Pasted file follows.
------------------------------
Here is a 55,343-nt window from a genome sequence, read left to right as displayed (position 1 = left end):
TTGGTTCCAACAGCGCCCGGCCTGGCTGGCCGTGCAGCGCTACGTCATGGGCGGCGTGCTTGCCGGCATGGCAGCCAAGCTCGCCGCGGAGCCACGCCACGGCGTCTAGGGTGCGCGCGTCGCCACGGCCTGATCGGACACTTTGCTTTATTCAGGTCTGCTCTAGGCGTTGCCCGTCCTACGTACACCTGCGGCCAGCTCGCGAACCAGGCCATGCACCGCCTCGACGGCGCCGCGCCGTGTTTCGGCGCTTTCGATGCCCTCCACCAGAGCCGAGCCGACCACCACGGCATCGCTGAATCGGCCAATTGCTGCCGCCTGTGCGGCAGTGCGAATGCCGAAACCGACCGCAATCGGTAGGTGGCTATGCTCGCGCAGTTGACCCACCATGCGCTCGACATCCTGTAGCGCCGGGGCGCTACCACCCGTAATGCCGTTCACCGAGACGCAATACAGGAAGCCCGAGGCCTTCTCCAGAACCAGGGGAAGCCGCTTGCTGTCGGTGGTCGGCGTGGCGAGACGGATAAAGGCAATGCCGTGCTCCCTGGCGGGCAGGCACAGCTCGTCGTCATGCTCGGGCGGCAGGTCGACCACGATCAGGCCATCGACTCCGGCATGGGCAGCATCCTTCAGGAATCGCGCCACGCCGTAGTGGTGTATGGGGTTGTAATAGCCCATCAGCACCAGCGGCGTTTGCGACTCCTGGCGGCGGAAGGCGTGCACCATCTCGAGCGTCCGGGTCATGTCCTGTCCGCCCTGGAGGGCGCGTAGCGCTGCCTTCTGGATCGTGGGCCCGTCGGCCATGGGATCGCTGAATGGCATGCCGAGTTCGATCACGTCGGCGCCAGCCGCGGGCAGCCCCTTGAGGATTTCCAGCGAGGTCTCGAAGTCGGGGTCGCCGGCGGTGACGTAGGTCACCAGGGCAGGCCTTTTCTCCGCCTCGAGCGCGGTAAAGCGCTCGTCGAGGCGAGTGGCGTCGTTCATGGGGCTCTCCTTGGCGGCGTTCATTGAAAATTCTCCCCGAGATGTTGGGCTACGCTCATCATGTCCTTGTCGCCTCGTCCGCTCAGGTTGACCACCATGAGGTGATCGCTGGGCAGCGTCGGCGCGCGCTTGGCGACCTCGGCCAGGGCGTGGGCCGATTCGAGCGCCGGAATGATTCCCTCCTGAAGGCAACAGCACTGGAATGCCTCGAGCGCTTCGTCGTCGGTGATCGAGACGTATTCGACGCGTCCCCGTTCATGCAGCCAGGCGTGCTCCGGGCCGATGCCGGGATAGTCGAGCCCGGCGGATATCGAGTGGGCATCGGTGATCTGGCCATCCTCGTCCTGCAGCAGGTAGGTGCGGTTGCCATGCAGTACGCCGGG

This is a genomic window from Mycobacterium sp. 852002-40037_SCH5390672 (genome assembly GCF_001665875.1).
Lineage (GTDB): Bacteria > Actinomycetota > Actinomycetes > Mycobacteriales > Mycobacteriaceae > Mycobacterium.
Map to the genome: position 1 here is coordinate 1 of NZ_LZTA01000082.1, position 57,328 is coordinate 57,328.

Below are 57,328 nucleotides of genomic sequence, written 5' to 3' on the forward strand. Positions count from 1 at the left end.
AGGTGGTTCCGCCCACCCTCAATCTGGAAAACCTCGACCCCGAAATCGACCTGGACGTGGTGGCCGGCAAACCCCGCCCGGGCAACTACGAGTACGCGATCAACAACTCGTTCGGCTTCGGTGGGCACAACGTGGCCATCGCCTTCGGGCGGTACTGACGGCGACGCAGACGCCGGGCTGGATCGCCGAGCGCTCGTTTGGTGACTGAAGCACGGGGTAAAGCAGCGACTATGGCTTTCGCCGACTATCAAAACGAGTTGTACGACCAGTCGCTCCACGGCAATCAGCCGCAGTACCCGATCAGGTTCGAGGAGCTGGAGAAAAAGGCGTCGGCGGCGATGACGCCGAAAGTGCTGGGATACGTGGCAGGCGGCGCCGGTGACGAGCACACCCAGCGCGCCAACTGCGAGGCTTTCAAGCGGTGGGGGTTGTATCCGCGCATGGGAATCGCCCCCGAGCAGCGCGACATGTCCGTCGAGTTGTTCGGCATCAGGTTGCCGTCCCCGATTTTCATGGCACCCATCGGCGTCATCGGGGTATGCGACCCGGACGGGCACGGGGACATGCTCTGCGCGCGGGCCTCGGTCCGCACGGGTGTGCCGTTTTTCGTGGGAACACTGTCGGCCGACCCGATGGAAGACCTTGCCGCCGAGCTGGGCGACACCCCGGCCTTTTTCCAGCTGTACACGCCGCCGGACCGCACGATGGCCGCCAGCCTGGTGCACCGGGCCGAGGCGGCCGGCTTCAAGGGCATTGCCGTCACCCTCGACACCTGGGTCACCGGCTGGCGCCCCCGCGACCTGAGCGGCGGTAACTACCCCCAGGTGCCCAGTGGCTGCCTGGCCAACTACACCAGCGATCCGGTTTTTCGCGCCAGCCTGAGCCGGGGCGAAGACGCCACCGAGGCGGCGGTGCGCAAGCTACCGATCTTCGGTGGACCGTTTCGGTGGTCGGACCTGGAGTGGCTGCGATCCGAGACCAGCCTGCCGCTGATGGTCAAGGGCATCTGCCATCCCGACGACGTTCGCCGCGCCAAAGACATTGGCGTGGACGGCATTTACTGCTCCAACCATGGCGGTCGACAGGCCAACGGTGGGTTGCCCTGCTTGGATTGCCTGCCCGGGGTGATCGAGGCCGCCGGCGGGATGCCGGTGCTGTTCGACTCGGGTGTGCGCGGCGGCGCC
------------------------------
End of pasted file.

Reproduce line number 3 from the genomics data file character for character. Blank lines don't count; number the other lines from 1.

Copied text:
This is a genomic window from Mycobacterium sp. 852002-40037_SCH5390672 (genome assembly GCF_001665875.1).